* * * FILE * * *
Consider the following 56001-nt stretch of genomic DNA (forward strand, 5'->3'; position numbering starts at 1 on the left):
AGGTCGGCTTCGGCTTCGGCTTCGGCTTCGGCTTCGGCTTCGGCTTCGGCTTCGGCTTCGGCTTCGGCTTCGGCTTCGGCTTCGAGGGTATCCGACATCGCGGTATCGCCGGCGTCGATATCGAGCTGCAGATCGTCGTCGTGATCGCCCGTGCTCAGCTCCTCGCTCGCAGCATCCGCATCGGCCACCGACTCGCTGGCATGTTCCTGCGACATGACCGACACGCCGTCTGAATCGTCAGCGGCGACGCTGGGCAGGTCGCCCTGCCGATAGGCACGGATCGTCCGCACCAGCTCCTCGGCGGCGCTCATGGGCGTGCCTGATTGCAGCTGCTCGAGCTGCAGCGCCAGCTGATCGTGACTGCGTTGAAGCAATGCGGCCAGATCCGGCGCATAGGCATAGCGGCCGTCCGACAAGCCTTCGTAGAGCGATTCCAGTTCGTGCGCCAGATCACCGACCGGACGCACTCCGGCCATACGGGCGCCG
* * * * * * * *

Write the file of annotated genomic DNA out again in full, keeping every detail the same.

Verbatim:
Consider the following 56001-nt stretch of genomic DNA (forward strand, 5'->3'; position numbering starts at 1 on the left):
AGGTCGGCTTCGGCTTCGGCTTCGGCTTCGGCTTCGGCTTCGGCTTCGGCTTCGGCTTCGGCTTCGGCTTCGGCTTCGGCTTCGAGGGTATCCGACATCGCGGTATCGCCGGCGTCGATATCGAGCTGCAGATCGTCGTCGTGATCGCCCGTGCTCAGCTCCTCGCTCGCAGCATCCGCATCGGCCACCGACTCGCTGGCATGTTCCTGCGACATGACCGACACGCCGTCTGAATCGTCAGCGGCGACGCTGGGCAGGTCGCCCTGCCGATAGGCACGGATCGTCCGCACCAGCTCCTCGGCGGCGCTCATGGGCGTGCCTGATTGCAGCTGCTCGAGCTGCAGCGCCAGCTGATCGTGACTGCGTTGAAGCAATGCGGCCAGATCCGGCGCATAGGCATAGCGGCCGTCCGACAAGCCTTCGTAGAGCGATTCCAGTTCGTGCGCCAGATCACCGACCGGACGCACTCCGGCCATACGGGCGCCG